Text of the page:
Detroit (-2.5) @ Carolina
Power rankings: Detroit 12, Carolina 29
Spread update: This line remains at 2.5.
Keys to the game: The Lions offense is rolling, ranking 6th in offensive DVOA and 9th in EPA/play. They'll face off against a Panthers defense that is 20th in DVOA and 12th in EPA/play. A big part of the Lions success is due to the sheer dominance of Amon-Ra St. Brown, who now ranks 2nd of all receivers in PFF grades and has at least 7 targets in every game since week 8. Carolina has mostly used Jeremy Chin and Myles Hatfield to cover the slot, which is where St. Brown runs most of his routes. Both Chin and Hatfield are safeties by trade, and both have been brutal in coverage this season. If there's a team to slow down Amon-Ra, the Panthers aren't it. As for the rest of the receiving core, both DJ Chark and Josh Reynolds have been decent complimentary options -- they wouldn't normally scare an opposing defense, but the Panthers are weak in the secondary (exception: CB Jaycee Horn). The Lions should be ok in the trenches -- they are an elite run-blocking unit, but they struggle in the interior pass blocking. Their tackles, Taylor Decker and Pennei Sewell, are both excellent. DT Derrick Brown has been solid both against the run and as a pass rusher, he could pose issues against the Panthers interior, but overall Carolina's pressure rates and run defense shouldn't be strong enough to scare Detroit. This should be helpful to Jared Goff, who consistently struggles under pressure relative to his peers, as well as the Lions running back duo of Jamaal Williams and D'Andre Swift.
Sam Darnold enters game 4 leading the Panthers offense, which sits at an abysmal 29th in DVOA and 27th in EPA/play. For Darnold's part, he's been playing decently -- he's throwing the ball downfield without putting it in harm's way, but he's completing just 59.1% of his passes. The completion percentage is more or less what we've seen throughout Darnold's career, but the biggest difference so far is he's usually a turnover machine. He plays behind a mediocre offensive line going up against a Lions pass rush that isn't impressive on paper, but are middle of the road in pressure rates due to a blitz heavy scheme. Detroit's blitz rate of 31.6% is 6th highest in the league, but only Aidan Hutchinson has over 40 pressures this season. Detroit's advantage comes from DJ Moore and Terrance Marshall, both are playing well and will be going against a struggling Lions secondary. Detroit ranks 23rd in defensive DVOA and 31st in EPA/play. The Lions secondary has been better vs short passes (13th in DVOA) then deep passes (28th), which doesn't match up well against Darnold so far this season. Darnold's 18.2% rate of passes that travel 20+ yards is highest in the league.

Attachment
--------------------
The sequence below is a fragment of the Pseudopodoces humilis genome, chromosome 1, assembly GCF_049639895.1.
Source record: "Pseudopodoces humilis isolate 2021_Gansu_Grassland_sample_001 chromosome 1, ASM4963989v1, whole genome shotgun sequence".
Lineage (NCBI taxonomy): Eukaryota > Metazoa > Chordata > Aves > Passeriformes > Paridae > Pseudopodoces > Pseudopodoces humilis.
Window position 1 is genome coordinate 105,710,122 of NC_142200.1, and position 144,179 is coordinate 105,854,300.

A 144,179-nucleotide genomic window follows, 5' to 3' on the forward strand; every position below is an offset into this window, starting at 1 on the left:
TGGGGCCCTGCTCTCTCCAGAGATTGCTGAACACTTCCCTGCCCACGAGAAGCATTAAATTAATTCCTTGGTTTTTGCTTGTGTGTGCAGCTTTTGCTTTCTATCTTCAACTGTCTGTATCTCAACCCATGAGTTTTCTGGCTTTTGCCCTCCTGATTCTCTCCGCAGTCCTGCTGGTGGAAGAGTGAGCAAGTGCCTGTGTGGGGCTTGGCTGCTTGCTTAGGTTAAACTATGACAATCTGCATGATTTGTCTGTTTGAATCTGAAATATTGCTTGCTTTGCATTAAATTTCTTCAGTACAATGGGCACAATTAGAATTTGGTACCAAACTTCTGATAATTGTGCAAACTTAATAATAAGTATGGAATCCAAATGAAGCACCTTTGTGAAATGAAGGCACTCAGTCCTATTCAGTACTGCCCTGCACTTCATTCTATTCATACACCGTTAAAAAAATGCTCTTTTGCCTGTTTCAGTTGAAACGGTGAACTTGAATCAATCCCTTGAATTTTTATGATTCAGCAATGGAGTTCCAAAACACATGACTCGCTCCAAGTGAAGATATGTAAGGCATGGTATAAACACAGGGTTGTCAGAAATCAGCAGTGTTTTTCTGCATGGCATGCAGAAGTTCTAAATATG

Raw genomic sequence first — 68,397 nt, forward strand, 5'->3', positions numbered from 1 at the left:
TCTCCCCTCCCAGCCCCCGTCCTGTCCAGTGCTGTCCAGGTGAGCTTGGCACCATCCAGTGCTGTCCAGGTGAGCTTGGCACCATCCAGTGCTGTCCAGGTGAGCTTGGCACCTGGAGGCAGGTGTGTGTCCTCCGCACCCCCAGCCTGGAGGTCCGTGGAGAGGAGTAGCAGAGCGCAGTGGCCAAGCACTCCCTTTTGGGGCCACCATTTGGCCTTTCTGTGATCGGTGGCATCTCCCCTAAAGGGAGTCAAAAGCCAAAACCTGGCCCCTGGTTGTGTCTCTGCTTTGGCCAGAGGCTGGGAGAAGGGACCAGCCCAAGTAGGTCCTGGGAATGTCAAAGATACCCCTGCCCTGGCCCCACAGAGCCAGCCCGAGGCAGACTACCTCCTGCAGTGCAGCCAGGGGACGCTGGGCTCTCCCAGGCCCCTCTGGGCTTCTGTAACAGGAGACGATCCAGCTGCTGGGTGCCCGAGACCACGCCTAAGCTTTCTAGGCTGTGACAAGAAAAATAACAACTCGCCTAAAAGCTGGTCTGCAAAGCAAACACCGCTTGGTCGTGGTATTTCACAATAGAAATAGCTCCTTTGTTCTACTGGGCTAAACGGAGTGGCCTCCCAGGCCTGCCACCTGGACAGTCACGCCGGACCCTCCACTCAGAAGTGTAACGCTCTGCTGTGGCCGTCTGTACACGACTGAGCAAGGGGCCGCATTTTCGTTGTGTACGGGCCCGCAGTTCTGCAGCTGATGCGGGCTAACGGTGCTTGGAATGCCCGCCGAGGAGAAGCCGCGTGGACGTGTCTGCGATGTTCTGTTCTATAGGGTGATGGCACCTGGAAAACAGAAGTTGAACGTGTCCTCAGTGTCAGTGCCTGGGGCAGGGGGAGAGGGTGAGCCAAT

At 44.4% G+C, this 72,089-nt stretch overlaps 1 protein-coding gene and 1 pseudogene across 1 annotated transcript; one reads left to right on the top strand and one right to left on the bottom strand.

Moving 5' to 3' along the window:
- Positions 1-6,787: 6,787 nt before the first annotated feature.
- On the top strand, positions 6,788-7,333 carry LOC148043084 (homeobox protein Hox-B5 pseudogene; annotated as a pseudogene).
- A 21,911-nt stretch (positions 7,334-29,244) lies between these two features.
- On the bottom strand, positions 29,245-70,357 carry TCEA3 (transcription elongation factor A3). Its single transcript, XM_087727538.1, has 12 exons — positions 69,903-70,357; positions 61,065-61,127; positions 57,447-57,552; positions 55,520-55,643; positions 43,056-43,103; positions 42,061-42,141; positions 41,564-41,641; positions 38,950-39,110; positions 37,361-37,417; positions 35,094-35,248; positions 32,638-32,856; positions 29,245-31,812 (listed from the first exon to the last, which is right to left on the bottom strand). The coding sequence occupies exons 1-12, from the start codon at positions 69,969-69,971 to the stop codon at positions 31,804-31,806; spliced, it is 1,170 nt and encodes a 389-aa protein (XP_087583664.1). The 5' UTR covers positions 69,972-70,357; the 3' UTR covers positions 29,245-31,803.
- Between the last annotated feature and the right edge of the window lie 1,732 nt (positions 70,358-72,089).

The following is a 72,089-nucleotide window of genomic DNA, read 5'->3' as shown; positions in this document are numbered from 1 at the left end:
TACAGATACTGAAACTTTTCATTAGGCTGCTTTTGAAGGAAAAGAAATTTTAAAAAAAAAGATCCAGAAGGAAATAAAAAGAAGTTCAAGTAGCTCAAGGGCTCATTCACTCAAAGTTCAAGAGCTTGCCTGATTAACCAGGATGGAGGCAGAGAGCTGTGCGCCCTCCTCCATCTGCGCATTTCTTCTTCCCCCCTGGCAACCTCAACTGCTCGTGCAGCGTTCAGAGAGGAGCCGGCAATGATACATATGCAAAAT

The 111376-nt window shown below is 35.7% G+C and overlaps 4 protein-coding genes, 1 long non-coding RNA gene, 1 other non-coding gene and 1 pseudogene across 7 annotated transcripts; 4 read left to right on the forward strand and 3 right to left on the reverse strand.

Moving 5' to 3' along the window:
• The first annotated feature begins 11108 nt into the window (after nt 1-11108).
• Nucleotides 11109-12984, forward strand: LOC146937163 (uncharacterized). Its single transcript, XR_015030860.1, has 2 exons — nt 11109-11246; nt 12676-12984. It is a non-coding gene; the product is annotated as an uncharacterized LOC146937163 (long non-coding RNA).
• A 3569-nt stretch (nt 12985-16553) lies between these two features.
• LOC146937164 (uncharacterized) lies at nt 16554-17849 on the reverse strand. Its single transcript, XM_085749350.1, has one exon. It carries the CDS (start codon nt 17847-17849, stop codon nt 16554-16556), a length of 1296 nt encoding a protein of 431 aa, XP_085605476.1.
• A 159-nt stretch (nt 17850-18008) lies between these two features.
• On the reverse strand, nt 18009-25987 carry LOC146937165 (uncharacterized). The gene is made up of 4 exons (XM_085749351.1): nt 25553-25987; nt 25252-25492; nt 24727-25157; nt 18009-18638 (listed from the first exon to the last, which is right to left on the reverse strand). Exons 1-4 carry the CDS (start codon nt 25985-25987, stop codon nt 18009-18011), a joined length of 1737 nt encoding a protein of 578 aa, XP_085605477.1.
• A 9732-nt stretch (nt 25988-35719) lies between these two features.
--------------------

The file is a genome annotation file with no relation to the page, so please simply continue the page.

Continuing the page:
Seattle (+9.5) @ Kansas City
Power rankings: Seattle 14, Kansas City 3
Spread update: This line has moved away from the model. It's now at 10.
Keys to the game: Seattle's offense is 12th in DVOA and 10th in EPA/play, but they've been significantly better passing (5th in DVOA) then running (24th). Geno Smith has cooled off since looking like the god damn MVP, but he's still playing at high levels, ranking 9th in PFF grades, 5th in ESPN QBR, and 5th in Football Outsider's DYAR. Although Kansas City's defense isn't great -- 24th in DVOA and 18th in EPA/play (and 25th against the pass), there's a few problems in the matchup. For starters, it appears Tyler Lockett isn't going to play after needing hand surgery on a broken finger that he suffered week 15 against San Francisco. That leaves DK Metcalf as the lone quality receiver. Further, the Seahawks line has struggled as of late and Kansas City as an oddly productive pass rush. The Chiefs rank 8th in pressure rate (23.7%) despite modest blitz rates despite having a lack of talent along the line. DT Chris Jones remains one of the top interior pass rushers in football, but the rest of the line is suspect. Behind Jones, the leading Chiefs defenders by total pressures with their PFF pass rush grade in parenthesis: rookie George Karlaftis (57.2), Frank Clark (63.5), and Michael Danna (65.8). Regardless, we can't argue with results, and the Chiefs have been able to generate consistent pressure. Further, the weakness of the Seahawks line has been in the interior, where Jones will operate. The best player in the Chiefs secondary is L'Jarius Sneed, but Sneed typically lines up in the slot, which should allow DK Metcalf to avoid him. Rookie CB Trent McDuffie is also having a fine season since returning from a week 1 hamstring injury, but this is still a very beatable secondary.
The Chiefs offense is straight forward: Pat Mahomes and Travis Kelce are God-tier, the offensive line is elite, and they are 1st in EPA/play and DVOA. They'll have a big advantage over the Seahawks defense that is 25th in DVOA and 28th in EPA/play. Seattle is weak in the trenches -- Uchenna Nwosu is a decent pass rusher and DT Shelby Harris plays well against the run, but it isn't enough to contend with the Chiefs line. Seattle is also 28th in DVOA in coverage against tight ends, which doesn't bode well for slowing down Kelce. Seattle has at least been better against the pass (19th in DVOA) then the run (28th), which is where you want to be against the Chiefs, who are 2nd in the league in situation-neutral pass frequency. The key to the Seahawks pass defense is rookie corner Tariq Woolen and the safety tandem of Quandre Diggs/Ryan Neal, but it naturally isn't anywhere near enough to slow down the Chiefs. We need Seattle to keep it close -- if they get down big early, their horrid run defense could enable Kansas City to kill clock.